Glide Church Celebrates Rev. Cecil Williams’ 90th Birthday

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Rev. Cecil Williams of Glide Memorial Methodist Church in San Francisco with the iconic civil rights leader of South Africa, Nelson Mandela and his wife, Winnie Mandela. Photo courtesy Glide memorial Church archives.

 

San Francisco’s renowned Glide Memorial Methodist Church celebrated the 90th birthday of its longtime leader Rev. Cecil Williams on Sun. Sept. 22, 2019. The festivities included music, open-mic birthday wishes and a rendition of “Happy Birthday” sung by the congregation and visitors.

A historic video and photo tribute were featured as the choir sang “Touch Me.” Photos included Williams in the pulpit, in the community and among the many children he inspired. Black and white photos of Williams with his community activist wife Janice Miritkitani by his side, were also shared.

Choir members wore traditional African garb and dashikis, a salute to Williams’ choice of clothing when he preached.
Williams said he simply sought to change the world with love and his wife said he never put himself above anyone else.

For over five decades Williams was known for showing unconditional love to the marginalized in San Francisco. But Williams didn’t just share the love of God, he put his compassion into action by creating multiple outreach programs to house the homeless and feed the hungry.

While his legacy has been recognized by various celebrities, Williams leveraged his notoriety to uplift the Tenderloin community of San Francisco and beyond. Though his health has slowed him down, Williams is still strong in spirit as his church continues to serve the community with vibrance in full force.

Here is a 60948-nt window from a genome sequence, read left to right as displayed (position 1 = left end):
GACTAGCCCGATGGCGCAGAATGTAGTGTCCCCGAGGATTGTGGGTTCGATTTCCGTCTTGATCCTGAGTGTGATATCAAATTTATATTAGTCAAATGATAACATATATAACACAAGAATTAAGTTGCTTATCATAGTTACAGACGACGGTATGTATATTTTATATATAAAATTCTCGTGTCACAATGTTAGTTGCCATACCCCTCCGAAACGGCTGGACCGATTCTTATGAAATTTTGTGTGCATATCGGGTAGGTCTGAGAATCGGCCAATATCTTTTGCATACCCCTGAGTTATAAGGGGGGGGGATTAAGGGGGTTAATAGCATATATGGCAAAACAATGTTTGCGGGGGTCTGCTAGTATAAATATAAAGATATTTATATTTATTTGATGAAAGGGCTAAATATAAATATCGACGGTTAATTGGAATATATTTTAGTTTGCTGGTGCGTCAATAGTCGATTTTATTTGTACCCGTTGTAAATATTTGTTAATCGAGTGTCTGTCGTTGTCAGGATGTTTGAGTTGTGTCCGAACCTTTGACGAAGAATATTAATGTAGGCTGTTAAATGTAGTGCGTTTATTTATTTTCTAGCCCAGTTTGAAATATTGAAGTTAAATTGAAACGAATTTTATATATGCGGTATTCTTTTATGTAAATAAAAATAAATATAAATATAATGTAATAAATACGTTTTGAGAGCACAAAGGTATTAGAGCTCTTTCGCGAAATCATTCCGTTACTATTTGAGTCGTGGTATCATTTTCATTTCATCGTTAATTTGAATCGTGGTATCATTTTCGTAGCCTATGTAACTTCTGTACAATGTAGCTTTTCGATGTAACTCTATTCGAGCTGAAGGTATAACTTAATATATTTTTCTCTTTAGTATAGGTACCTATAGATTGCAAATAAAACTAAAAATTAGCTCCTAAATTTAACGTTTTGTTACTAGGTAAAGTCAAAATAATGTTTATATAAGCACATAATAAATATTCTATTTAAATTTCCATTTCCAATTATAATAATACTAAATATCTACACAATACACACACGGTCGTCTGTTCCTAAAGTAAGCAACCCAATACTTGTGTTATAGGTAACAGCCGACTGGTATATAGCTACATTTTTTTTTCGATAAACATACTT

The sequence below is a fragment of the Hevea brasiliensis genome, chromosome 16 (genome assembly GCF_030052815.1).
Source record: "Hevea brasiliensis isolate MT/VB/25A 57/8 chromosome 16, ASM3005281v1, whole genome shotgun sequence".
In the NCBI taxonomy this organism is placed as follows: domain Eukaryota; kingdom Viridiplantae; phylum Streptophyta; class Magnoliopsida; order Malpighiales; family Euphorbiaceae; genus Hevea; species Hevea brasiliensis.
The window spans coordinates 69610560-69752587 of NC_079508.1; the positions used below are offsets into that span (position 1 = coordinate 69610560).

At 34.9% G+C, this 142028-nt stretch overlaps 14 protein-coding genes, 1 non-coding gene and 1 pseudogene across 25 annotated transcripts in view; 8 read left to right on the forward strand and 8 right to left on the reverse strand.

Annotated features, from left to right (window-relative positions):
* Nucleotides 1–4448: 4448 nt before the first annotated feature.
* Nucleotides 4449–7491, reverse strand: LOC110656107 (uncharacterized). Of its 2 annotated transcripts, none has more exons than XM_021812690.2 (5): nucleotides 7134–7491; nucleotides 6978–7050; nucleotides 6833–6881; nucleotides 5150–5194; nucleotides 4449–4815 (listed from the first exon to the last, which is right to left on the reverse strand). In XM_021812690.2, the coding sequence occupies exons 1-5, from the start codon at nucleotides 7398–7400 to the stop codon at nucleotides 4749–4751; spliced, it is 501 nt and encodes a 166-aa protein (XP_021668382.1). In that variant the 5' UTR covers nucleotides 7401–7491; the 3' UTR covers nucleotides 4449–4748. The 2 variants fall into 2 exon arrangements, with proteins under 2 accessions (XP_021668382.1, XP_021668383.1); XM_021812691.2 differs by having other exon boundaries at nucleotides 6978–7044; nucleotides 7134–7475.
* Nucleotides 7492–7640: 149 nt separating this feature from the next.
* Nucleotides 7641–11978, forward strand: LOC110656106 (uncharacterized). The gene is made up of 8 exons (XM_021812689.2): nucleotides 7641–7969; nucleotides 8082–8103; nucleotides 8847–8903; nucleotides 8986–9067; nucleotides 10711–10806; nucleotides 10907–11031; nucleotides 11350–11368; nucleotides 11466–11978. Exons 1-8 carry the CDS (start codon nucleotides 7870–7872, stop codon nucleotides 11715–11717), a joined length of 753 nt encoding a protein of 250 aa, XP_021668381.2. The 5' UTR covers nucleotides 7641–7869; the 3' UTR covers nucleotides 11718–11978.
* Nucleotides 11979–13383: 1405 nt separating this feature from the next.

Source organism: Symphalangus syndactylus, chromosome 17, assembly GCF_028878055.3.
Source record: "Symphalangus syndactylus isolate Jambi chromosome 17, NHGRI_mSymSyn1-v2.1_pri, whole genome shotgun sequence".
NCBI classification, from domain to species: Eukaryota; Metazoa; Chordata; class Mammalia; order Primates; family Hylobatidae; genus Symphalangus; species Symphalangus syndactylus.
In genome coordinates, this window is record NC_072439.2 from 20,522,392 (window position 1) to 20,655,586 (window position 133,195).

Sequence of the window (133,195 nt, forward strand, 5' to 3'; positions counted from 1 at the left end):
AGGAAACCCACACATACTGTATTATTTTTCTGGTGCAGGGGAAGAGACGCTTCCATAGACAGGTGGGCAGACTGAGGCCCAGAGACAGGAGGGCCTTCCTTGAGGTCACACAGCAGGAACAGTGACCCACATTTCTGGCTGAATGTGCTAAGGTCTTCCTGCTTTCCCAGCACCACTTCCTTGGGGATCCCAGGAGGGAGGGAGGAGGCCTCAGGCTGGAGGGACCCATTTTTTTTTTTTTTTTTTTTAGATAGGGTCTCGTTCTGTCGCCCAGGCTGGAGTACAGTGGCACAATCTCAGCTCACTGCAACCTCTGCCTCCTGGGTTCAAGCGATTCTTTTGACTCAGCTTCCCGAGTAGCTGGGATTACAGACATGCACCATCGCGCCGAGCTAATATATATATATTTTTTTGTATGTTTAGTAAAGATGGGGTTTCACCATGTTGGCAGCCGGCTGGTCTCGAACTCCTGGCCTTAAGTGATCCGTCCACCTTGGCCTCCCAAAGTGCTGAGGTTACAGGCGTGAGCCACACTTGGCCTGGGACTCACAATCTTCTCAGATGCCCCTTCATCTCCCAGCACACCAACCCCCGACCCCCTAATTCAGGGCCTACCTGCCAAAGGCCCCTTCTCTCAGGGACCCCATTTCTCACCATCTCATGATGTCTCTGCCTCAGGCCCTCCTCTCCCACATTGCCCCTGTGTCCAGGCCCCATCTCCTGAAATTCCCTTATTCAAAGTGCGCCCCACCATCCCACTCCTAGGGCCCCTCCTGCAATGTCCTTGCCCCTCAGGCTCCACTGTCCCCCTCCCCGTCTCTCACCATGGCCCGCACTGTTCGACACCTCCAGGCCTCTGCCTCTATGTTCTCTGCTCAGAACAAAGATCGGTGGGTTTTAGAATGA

Through the years, community leader Irene Williams Doss has witnessed what Glide stands for and made it a holiday tradition to volunteer every Thanksgiving Day.
“It’s amazing to see great community leaders like Rev. Williams have longevity and it’s an honor to bring my family every Thanksgiving to serve the less fortunate,” said Doss. “Glide represents true humanity and treats people with the love, dignity, and resources they deserve.”

After the service, congregants followed the choir in a procession to nearby Boeddeker Park to continue the day with a free community party welcoming the public. Guests enjoyed cake, games and had the opportunity to sign a gigantic birthday card for Williams, a man who breathed hope into his community block by block.

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